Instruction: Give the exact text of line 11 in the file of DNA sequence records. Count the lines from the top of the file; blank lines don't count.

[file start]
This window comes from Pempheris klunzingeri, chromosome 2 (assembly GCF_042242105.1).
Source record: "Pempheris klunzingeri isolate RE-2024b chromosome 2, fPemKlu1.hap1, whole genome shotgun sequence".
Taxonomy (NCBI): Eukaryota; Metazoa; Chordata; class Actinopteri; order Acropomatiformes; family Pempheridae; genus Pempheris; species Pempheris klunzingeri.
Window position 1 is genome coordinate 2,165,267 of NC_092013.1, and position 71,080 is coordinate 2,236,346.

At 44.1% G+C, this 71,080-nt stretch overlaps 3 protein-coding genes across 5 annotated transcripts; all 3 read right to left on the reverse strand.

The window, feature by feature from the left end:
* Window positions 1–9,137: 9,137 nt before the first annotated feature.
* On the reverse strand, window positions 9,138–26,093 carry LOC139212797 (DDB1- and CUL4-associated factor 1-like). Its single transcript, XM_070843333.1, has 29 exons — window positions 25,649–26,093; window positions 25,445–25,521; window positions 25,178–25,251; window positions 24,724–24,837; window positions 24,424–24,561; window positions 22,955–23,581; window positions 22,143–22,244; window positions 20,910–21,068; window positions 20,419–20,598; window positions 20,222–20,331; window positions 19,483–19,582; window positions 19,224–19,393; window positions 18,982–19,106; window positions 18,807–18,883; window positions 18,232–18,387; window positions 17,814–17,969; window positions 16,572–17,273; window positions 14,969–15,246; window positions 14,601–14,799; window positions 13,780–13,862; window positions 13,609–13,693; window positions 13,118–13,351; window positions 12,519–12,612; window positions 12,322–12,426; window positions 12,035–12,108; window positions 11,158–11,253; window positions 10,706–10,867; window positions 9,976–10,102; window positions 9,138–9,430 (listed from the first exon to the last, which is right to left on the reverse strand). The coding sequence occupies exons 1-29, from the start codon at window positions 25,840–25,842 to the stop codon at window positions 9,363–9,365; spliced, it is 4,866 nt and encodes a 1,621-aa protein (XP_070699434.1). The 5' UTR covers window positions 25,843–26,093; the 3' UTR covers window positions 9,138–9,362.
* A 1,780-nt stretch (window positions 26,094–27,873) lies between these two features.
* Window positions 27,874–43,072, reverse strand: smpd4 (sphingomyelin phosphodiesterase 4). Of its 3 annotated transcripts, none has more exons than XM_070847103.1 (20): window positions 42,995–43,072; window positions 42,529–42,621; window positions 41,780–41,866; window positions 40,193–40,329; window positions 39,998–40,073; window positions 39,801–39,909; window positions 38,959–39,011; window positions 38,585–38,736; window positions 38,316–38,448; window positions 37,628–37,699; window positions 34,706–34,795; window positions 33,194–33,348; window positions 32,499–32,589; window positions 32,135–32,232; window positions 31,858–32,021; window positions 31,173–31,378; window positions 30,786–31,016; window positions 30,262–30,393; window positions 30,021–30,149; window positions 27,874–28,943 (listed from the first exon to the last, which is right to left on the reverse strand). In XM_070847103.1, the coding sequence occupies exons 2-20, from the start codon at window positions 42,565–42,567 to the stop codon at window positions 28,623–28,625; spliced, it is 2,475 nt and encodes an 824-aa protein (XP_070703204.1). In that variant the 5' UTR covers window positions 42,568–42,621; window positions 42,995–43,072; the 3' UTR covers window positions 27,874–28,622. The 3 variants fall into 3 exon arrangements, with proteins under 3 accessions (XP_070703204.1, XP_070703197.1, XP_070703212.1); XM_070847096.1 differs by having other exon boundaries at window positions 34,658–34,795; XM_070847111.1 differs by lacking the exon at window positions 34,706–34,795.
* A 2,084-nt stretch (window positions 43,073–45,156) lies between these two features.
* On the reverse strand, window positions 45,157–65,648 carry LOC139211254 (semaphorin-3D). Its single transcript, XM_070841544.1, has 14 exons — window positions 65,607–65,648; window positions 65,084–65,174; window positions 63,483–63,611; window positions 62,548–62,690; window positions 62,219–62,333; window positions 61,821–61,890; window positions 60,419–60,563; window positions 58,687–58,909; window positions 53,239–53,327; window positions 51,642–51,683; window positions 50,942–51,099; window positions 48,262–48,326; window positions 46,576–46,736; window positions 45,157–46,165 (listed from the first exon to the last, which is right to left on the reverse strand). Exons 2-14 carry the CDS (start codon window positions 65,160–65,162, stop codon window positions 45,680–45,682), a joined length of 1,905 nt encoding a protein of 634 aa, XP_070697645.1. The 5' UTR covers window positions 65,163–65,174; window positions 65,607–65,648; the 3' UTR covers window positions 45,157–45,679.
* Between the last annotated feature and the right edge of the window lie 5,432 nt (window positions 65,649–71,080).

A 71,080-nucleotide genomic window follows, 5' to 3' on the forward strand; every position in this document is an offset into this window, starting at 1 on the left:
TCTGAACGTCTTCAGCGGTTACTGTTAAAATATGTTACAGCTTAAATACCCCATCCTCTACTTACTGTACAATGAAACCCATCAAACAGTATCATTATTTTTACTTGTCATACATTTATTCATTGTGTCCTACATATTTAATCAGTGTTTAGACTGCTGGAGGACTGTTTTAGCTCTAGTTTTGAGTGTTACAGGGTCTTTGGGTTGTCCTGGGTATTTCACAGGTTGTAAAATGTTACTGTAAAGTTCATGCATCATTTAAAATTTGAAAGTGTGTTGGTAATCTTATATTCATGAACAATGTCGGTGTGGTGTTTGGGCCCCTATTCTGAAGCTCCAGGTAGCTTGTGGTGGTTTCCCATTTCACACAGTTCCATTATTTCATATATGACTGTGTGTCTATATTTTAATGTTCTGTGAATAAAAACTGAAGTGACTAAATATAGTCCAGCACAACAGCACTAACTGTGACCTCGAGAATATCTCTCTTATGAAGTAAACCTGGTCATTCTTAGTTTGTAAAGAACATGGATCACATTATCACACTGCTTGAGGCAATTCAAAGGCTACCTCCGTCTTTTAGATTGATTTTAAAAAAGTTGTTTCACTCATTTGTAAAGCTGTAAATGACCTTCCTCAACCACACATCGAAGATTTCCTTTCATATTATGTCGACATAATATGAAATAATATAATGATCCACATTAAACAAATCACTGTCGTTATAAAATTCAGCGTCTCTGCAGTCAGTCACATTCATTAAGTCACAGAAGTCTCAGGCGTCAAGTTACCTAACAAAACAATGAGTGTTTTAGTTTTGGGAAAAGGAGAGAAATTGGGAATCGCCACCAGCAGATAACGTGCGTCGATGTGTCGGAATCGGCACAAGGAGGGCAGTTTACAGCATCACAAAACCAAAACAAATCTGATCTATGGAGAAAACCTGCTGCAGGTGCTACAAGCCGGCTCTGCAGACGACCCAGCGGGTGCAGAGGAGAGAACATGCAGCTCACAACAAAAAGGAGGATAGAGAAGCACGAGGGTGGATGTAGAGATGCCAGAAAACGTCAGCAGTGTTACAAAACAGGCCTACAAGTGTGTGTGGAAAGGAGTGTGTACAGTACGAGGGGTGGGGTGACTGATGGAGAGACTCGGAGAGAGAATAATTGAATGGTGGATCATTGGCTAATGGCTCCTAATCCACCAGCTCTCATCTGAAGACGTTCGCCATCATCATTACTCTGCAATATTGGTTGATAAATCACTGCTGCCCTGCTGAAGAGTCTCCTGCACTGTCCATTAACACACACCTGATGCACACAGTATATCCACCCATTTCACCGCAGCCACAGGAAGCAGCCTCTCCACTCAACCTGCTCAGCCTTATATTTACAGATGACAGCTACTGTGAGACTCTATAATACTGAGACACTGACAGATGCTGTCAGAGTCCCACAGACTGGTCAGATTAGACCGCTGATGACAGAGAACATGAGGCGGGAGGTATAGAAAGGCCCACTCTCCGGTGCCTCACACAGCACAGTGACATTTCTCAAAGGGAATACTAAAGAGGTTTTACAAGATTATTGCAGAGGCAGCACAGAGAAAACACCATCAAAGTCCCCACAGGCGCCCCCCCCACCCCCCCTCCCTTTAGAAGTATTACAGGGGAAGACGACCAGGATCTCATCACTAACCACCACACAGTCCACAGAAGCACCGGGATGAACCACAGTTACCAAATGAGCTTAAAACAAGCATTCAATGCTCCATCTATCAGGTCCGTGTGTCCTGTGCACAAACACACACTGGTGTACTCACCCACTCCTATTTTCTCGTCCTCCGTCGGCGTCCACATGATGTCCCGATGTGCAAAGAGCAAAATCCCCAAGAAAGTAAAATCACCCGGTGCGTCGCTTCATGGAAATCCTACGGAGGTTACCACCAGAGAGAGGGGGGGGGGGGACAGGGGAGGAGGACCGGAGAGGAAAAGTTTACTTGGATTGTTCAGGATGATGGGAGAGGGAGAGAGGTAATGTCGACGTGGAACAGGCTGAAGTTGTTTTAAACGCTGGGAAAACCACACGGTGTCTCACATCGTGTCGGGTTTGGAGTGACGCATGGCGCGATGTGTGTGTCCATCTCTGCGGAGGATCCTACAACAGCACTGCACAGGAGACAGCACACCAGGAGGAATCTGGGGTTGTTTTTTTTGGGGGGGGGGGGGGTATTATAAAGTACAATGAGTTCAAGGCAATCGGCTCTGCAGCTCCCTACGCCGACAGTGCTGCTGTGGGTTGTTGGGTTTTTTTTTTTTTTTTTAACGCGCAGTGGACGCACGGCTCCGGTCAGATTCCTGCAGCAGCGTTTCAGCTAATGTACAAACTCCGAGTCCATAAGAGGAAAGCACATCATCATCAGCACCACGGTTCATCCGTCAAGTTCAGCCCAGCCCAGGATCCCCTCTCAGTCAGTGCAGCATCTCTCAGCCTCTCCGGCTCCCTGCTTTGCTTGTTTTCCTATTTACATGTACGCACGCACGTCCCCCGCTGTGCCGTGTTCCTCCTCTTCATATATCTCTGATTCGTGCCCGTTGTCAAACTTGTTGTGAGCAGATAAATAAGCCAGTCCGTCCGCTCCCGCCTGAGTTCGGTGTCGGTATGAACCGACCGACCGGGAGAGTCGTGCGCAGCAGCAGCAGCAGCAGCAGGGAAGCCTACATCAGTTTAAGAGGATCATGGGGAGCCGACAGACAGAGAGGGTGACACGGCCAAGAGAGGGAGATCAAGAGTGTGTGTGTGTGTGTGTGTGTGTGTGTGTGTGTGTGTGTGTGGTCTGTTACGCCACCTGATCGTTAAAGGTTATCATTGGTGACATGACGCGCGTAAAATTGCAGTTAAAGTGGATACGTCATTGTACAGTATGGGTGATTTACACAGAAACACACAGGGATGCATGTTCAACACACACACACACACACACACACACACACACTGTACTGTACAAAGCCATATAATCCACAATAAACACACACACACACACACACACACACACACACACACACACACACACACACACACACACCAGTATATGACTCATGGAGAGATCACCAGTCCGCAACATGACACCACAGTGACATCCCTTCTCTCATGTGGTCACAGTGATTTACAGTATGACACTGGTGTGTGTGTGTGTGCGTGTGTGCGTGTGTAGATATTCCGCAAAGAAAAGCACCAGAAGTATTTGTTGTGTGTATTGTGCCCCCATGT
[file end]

* A 2,084-nt stretch (window positions 43,073–45,156) lies between these two features.